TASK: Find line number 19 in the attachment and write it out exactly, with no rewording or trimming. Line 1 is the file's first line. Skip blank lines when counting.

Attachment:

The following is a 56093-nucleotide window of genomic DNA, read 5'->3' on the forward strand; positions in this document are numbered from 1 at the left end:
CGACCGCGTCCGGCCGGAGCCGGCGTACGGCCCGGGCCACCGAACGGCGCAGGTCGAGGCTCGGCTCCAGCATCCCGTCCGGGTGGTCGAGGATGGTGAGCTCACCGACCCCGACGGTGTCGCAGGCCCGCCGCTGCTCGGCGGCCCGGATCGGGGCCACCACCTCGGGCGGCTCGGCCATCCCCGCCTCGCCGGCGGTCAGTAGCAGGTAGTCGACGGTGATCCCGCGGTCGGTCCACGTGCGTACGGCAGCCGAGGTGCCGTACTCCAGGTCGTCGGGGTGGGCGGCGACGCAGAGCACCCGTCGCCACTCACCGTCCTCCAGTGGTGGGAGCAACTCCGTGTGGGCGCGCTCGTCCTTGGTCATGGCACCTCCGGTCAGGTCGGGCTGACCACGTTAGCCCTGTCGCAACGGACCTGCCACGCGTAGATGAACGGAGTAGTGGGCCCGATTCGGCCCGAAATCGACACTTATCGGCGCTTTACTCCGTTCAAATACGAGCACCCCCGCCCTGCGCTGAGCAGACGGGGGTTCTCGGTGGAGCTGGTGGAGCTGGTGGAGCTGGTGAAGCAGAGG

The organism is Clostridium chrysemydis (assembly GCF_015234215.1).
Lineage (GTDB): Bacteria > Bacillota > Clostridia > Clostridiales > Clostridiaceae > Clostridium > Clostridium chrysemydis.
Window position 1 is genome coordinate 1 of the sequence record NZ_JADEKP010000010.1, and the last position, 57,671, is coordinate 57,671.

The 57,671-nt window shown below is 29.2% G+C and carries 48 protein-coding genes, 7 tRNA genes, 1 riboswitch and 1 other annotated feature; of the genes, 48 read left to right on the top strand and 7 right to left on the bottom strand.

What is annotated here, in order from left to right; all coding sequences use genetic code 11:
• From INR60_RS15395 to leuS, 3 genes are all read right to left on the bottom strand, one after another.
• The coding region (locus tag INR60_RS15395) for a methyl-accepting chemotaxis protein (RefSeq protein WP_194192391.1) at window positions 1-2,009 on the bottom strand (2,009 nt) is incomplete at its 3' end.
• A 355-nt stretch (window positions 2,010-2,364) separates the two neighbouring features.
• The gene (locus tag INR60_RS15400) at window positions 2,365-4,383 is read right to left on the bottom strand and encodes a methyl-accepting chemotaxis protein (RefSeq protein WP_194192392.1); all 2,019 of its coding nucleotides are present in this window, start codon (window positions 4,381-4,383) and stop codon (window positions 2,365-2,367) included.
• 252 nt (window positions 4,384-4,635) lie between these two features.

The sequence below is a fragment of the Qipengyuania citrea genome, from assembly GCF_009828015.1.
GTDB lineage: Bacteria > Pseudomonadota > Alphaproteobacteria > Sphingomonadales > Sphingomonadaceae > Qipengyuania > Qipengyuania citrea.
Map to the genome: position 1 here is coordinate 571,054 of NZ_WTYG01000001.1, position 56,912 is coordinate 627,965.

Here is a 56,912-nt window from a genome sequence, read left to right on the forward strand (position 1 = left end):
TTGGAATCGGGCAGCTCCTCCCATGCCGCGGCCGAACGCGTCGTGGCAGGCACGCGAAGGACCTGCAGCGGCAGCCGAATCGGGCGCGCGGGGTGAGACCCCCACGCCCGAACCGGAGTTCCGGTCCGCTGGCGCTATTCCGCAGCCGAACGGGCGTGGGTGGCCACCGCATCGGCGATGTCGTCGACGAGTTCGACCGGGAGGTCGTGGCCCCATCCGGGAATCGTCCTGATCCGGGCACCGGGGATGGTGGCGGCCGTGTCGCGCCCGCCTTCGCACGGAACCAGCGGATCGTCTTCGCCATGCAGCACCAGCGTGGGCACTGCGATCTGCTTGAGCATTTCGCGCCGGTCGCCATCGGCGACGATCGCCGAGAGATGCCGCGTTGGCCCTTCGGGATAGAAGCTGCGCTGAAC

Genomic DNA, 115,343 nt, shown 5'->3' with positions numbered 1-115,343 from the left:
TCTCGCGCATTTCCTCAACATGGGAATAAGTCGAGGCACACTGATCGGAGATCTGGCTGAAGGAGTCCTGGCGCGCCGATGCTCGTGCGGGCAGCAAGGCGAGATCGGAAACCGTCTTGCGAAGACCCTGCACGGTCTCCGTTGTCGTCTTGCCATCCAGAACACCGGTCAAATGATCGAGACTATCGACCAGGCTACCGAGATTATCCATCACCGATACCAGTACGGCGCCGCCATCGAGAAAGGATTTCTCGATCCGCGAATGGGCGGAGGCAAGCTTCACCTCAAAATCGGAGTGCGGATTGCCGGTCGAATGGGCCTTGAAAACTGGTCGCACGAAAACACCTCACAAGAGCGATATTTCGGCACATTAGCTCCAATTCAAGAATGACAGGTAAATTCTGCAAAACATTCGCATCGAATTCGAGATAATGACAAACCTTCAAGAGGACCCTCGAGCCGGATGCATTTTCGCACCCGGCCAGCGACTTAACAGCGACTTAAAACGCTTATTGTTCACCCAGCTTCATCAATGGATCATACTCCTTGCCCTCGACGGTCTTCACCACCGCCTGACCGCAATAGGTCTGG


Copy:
TCTCGCGCATTTCCTCAACATGGGAATAAGTCGAGGCACACTGATCGGAGATCTGGCTGAAGGAGTCCTGGCGCGCCGATGCTCGTGCGGGCAGCAAGGCGAGATCGGAAACCGTCTTGCGAAGACCCTGCACGGTCTCCGTTGTCGTCTTGCCATCCAGAACACCGGTCAAATGATCGAGACTATCGACCAGGCTACCGAGATTATCCATCACCGATACCAGTACGGCGCCGCCATCGAGAAAGGATTTCTCGATCCGCGAATGGGCGGAGGCAAGCTTCACCTCAAAATCGGAGTGCGGATTGCCGGTCGAATGGGCCTTGAAAACTGGTCGCACGAAAACACCTCACAAGAGCGATATTTCGGCACATTAGCTCCAATTCAAGAATGACAGGTAAATTCTGCAAAACATTCGCATCGAATTCGAGATAATGACAAACCTTCAAGAGGACCCTCGAGCCGGATGCATTTTCGCACCCGGCCAGCGACTTAACAGCGACTTAAAACGCTTATTGTTCACCCAGCTTCATCAATGGATCATACTCCTTGCCCTCGACGGTCTTCACCACCGCCTGACCGCAATAGGTCTGG